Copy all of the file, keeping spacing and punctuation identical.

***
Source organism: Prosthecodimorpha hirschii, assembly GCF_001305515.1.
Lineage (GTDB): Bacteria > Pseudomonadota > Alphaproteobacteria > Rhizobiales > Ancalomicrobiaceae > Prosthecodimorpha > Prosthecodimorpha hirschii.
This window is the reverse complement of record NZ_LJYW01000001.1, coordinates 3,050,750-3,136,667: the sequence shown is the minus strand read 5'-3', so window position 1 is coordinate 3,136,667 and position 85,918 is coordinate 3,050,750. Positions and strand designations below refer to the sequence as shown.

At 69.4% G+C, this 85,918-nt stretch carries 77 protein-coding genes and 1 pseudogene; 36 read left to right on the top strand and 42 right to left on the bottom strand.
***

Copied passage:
Source organism: Prosthecodimorpha hirschii, assembly GCF_001305515.1.
Lineage (GTDB): Bacteria > Pseudomonadota > Alphaproteobacteria > Rhizobiales > Ancalomicrobiaceae > Prosthecodimorpha > Prosthecodimorpha hirschii.
This window is the reverse complement of record NZ_LJYW01000001.1, coordinates 3,050,750-3,136,667: the sequence shown is the minus strand read 5'-3', so window position 1 is coordinate 3,136,667 and position 85,918 is coordinate 3,050,750. Positions and strand designations below refer to the sequence as shown.

At 69.4% G+C, this 85,918-nt stretch carries 77 protein-coding genes and 1 pseudogene; 36 read left to right on the top strand and 42 right to left on the bottom strand.